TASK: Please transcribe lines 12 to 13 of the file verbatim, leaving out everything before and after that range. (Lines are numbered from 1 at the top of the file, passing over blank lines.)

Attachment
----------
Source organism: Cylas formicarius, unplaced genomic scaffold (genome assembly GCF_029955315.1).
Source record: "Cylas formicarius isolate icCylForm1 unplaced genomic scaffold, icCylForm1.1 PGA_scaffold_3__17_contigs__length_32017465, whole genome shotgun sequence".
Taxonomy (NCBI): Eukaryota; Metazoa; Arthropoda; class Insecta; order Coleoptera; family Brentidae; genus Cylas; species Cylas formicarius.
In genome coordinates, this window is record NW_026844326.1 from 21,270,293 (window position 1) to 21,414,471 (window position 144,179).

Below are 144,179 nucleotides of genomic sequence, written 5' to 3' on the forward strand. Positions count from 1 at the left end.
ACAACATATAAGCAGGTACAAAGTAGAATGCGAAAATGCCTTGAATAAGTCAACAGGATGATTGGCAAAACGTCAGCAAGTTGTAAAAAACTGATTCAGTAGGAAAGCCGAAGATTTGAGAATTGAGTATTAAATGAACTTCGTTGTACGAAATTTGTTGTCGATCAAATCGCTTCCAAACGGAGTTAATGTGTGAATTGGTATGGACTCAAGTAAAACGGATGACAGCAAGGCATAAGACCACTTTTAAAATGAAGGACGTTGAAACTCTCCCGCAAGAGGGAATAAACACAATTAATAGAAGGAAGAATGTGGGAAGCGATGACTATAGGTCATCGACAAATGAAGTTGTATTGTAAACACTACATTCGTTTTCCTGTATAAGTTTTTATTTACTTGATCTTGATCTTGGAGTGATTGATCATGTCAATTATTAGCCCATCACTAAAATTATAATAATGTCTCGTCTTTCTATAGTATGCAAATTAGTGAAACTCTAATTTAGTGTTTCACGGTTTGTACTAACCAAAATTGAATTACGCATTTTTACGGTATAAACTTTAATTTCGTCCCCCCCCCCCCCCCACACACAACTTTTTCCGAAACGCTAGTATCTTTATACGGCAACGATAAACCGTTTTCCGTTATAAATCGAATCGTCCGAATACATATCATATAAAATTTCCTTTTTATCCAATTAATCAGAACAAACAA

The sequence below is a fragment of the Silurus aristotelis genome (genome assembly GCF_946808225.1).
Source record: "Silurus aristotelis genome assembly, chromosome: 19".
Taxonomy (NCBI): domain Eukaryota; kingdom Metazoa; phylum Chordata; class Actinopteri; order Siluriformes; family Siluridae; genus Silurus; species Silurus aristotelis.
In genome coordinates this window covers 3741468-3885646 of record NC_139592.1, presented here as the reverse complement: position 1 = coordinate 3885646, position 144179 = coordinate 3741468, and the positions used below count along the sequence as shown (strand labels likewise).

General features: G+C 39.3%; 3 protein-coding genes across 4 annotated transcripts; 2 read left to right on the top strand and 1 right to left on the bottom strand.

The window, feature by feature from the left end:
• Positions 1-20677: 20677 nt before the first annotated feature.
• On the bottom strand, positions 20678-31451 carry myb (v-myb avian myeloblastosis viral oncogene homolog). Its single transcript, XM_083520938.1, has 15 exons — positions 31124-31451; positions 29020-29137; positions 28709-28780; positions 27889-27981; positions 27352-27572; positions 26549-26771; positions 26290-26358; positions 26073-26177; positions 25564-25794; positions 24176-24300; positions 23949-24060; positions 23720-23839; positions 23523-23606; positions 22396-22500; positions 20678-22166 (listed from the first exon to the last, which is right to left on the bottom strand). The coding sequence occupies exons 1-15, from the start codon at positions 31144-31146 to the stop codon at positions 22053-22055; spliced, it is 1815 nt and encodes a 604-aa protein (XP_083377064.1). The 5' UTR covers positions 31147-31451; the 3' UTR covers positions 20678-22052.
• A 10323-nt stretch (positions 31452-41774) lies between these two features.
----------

The window, feature by feature from the left end:
• Positions 1-20677: 20677 nt before the first annotated feature.